Community Papers

Duo bringing more than just hearing aid

Richard Zeeman, owner of Destination Hearing in White Rock, shows students how to repair hearing aids. - Contributed photo
Richard Zeeman, owner of Destination Hearing in White Rock, shows students how to repair hearing aids.
— image credit: Contributed photo

Stepping into the Bali classroom, hearing instrument specialist Vikki MacKay expected to hear the usual sounds of schoolchildren laughing and playing.

But as she opened the door, all she heard was silence.

It is a peculiar experience to walk into a full classroom and hear almost no sound, but it is one she has experienced elsewhere working with deaf children in Third World countries.

“It was the first school we started working in while in Bali and it was a very large school, but it was so quiet. There was very little sound,” MacKay said. “Now, seven to eight years later, I go to that same school and the children have had access to hearing aids and services and they are so loud. They still don’t talk, but they were yelling and laughing. That’s a picture of the interaction that can happen when we hear each other. You don’t have to talk to be a part of the hearing world.”

MacKay, who has a background in pediatrics, began her work overseas nearly 20 years ago when she was recruited by Rotary International. Since then, she has helped children in places like Zimbabwe, Uganda, and most recently, Indonesia.

Her passion was what struck Richard Zeeman, owner of Destination Hearing in White Rock, to join the cause three years ago. After the two met at a trade show, Zeeman offered up his expertise repairing hearing aids and creating ear moulds. Shortly after, he travelled to Bali and began working with the children and young adults who attend the schools.

“The work Richard does is invaluable to us. We have developed a clinic that can repair hearing aids and make ear moulds for children which is what we needed,” MacKay said. “Now, we employ graduated deaf students from the local schools and Richard comes over and teaches them how to repair and make those moulds.

“Before, we had no ability to repair those hearing aids and it was very limiting for us. Now, we’re not only able to repair but we can teach staff how to make moulds.”

Currently, the two are collecting funds and hearing aids – in any condition – for MacKay to take to her next trip to Bali in February.

Unlike in Canada, there is a staggering number of Balinese children who have hearing disabilities – many of whom never learn to speak – due to genetics and tropical diseases, such as malaria. Another prominent cause includes poor medical care.

“Something like a prolonged fever can lead to deafness,” MacKay said.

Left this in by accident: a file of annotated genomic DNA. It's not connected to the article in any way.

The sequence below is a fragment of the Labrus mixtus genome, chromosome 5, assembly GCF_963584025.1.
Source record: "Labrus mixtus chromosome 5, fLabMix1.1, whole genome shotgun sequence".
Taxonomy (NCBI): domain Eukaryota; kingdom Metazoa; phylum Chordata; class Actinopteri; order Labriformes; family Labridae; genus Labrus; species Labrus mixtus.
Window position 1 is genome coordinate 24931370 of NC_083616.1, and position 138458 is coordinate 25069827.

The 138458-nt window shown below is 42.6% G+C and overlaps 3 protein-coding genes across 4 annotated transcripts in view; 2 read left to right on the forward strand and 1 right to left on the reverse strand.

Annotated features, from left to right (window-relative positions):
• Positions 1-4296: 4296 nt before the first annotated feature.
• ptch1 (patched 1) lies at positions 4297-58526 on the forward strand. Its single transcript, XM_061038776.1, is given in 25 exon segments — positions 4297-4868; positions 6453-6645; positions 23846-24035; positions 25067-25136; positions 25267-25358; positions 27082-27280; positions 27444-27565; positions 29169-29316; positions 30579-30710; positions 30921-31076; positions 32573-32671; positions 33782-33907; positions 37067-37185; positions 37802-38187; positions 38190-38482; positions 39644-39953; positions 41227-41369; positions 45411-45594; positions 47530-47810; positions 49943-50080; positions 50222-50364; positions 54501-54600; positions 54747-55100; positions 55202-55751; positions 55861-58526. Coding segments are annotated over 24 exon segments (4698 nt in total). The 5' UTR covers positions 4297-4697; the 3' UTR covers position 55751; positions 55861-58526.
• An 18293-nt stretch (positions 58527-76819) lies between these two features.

The lack of medical resources makes it difficult, even for those who are given a hearing aid, to continue improving, which is why MacKay, who works with CV Lumina and the Lumina Hearing Centre, aims to find a donor who can help with associated costs, such as batteries.

For one family in Bali, a pair of double-A batteries can equal the cost of food for a day, MacKay explained. Many are unable to shoulder the burden of those costs.

And the longer the children are left without resources, the more detrimental it can be, Zeeman noted.

“If they don’t develop speech or receive hearing assistance by the time they’re 10 – at the latest – they won’t develop speech,” he said, adding that while more than 300 children have received hearing aids, hundreds more have not.

And it’s not just money and hearing aids that are in demand, MacKay said. There is a growing need for people who are able to volunteer their time and help teach students basic communication skills.

While it may seem daunting to work with those who are considered profoundly deaf – both mute and deaf – Zeeman explained the ability to communicate is not just restricted to speech and hearing.

“Of course it’s a challenge, but they are so interested and can learn so quickly. You have to be visual and you just show them with your hands,” he said. “It’s a very emotional thing, to see the impact of how something that people donate from a community, that may have just been sitting in a drawer and is almost meaningless to them, can have when connected to a child. It changes a life.”

Hearing aids and donations are being collected year-round at Destination Hearing, 101-1790 152 St.

For more information about Lumina, visit


We encourage an open exchange of ideas on this story's topic, but we ask you to follow our guidelines for respecting community standards. Personal attacks, inappropriate language, and off-topic comments may be removed, and comment privileges revoked, per our Terms of Use. Please see our FAQ if you have questions or concerns about using Facebook to comment.

You might like ...